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Book Review Epic Content Marketing
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From the Technical Director:
Book Review Epic Content Marketing

By Morgan J. Hurley, P.E., FSFPE | Fire Protection Engineering

This is the first time that a book review has appeared in the Technical Director’s column. And, the review is of a book that has nothing to do with fire protection engineering. So, why review this book? For one, the book describes a fundamental change in modern marketing techniques, and many fire protection engineers are involved in marketing in some way.

The book was written by a former managing editor of Fire Protection Engineering magazine (who made a cameo appearance on the cover of the Spring 2000 issue). And, Fire Protection Engineering magazine is highlighted in the book as a successful content marketing case study.

Epic Content Marketing by Joe Pulizzi defines "content marketing” as "the marketing and business process for creating and distributing valuable and compelling content to attract, acquire, and engage a clearly defined and understood target audience – with the objective of driving profitable customer action.” What’s "content”? Think technical information. Content marketing is a way of showing customers and potential customers that you know how to solve their problems.

The book is divided into five parts. Part I provides an overview of content marketing. It provides definitions (including the one quoted in the previous paragraph) and a history. Content marketing is not new; when a food ingredient manufacturer provides recipes on their packaging, that’s an example of content marketing. This solves the buyer’s problem (what to prepare) while selling more of the product (if the recipe is good, they’ll buy more). Part I also presents a business case for content marketing, which is essentially to attract and retain customers. Lastly, a business case is provided, which is to earn customers’ trust as a valued source of solutions to their problems.

Part II describes finding a content niche and strategy. The first chapter in this section notes that there is no content marketing silver bullet, and there is no right or wrong way to approach content marketing. There is only more right or less right. The next chapter defines the six principles of "epic” content marketing: filling a need, consistency, being human, having a point of view, avoiding sales speak, and being the best of the breed. Helping to discover and set content marketing goals (e.g., brand awareness, lead conversion and nurturing, customer conversion, customer service, customer retention, upsell) is also addressed in this section.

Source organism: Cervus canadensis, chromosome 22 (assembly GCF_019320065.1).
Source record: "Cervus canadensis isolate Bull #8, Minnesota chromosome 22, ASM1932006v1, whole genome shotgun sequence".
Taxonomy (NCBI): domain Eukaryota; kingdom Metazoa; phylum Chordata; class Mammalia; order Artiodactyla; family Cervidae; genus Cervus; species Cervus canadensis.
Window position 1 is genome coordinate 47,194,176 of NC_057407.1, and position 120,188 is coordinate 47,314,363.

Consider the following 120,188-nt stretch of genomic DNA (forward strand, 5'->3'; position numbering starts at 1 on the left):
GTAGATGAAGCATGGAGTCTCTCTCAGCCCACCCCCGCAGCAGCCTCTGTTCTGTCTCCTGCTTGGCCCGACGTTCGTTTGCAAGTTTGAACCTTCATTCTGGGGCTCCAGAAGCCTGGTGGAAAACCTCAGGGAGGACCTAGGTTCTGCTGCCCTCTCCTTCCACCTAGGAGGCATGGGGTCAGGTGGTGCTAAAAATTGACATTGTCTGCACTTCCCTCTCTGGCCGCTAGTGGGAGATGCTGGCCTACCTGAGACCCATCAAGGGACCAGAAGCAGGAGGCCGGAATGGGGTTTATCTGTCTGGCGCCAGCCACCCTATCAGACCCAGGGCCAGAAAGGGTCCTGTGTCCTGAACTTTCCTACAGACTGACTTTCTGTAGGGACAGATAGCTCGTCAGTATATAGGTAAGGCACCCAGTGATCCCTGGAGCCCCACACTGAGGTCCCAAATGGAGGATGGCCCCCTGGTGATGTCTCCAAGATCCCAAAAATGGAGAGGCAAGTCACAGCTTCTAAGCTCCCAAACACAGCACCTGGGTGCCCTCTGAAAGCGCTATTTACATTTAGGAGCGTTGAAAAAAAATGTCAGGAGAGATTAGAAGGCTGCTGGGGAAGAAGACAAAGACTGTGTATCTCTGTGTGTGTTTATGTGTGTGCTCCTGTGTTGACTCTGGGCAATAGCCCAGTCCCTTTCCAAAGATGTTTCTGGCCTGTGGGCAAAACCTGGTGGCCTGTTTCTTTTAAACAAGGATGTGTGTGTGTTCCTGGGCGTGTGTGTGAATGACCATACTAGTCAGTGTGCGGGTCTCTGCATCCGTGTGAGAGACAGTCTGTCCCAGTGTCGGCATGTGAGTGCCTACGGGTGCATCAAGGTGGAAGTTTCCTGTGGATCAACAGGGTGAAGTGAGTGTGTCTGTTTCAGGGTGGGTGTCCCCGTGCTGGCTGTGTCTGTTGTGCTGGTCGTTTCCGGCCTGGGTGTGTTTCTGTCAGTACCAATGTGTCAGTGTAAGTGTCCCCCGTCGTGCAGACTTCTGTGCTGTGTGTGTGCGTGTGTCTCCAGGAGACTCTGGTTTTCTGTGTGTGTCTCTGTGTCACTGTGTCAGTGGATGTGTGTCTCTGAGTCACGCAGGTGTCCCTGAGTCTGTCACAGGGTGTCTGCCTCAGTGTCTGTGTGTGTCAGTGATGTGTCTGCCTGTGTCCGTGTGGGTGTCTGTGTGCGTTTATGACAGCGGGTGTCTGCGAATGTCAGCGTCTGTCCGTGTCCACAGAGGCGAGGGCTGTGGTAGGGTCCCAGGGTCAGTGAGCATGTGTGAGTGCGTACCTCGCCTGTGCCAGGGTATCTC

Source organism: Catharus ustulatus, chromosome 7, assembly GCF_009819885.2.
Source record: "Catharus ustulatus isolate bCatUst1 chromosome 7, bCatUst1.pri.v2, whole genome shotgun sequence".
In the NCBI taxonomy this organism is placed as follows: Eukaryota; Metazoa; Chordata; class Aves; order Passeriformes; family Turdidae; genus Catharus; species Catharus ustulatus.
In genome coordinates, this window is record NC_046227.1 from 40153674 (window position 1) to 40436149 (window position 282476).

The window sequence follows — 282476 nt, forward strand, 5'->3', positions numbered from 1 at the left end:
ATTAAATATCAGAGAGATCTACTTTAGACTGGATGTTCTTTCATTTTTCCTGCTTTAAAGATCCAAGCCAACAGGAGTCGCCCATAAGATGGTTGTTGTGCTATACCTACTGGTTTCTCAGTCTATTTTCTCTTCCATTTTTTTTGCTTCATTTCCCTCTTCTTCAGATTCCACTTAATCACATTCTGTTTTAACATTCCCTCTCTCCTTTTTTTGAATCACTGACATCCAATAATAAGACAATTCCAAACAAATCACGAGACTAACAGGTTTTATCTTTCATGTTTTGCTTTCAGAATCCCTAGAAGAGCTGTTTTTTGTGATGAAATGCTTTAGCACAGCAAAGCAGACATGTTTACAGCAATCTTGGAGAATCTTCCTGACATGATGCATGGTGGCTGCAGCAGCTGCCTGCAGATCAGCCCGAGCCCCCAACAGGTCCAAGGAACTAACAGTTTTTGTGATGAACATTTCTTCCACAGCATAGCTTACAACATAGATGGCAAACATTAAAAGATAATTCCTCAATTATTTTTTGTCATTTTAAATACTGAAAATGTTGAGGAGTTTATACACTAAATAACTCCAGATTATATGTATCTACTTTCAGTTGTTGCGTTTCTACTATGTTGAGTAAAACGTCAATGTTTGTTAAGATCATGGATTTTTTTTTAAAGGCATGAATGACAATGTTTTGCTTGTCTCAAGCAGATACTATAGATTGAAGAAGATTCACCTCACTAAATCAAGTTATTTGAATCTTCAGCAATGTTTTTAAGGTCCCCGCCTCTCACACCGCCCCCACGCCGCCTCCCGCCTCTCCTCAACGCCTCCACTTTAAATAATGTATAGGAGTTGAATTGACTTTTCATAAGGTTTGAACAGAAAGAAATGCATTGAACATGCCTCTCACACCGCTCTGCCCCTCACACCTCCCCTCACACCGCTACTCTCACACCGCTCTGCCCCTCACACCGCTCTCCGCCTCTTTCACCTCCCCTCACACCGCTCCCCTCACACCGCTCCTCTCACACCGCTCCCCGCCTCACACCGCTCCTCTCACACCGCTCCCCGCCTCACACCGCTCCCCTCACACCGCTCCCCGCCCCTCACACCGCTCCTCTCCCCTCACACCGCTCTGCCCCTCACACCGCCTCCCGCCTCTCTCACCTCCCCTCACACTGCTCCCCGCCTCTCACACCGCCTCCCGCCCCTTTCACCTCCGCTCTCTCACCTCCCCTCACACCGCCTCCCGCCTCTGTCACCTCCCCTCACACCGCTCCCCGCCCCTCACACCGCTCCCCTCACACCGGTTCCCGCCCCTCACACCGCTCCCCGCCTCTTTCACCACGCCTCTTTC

Part II goes on to describe audience personas, which are characterizations of the types of people to whom the content is targeted (e.g., architect, facility manager, developer, attorney, etc.). The next chapter defines the engagement cycle, recognizing that potential customers may want different types of information depending on where they are in their buying process. The penultimate chapter in Part II assists readers with defining their content niche, while the final chapter pertains to writing a content marketing mission statement.

Part III of the book provides information on managing the content process. It starts with building an editorial calendar, which is a planning document for what content will be published when. The next chapter provides guidance on managing the content creation process – whether the content is created internally or outsourced. Content types are described, such as blogs, videos, e-newsletters, and even magazine articles! Additional chapters provide suggestions on repurposing existing content and getting employees to contribute new content. Part III closes with chapters on selecting online content platforms and creating an action plan.

Part IV explains the need for and creation of a marketing story – or helping people find content that might be of interest to them. One could create great (or, as the book says, "epic”) content, but if potential customers don’t find it, it’s of no use. The first chapter describes how social media can be leveraged to distribute content. Alternative promotion strategies are also addressed, including search engine optimization. The final chapter guides readers on how to leverage social influencers – people that already have a large online following within the targeted audience.

Lastly, Part V is about making content work. The first chapter addresses measuring the success of content marketing and the return on investment. The book closes with a chapter that summarizes content marketing success stories, and uses Fire Protection Engineering magazine as a strong example.

Content marketing serves to educate the reader, and a knowledgeable customer is a better customer. Since in most engagements, fire protection engineers have expertise that their clients do not have, fire protection engineers generally educate throughout the business engagement.

Busy people want to know who can solve their problems and give them the information they need. A lot of people just want to trust an expert to take care of them. So, content marketing is a tool to create action with that very busy prospect who just wants to trust the expert vs. figuring it out themselves.

Since the book provides a link for Fire Protection Engineering magazine – we will return the favor – http://bitly.com/epic-fpe.


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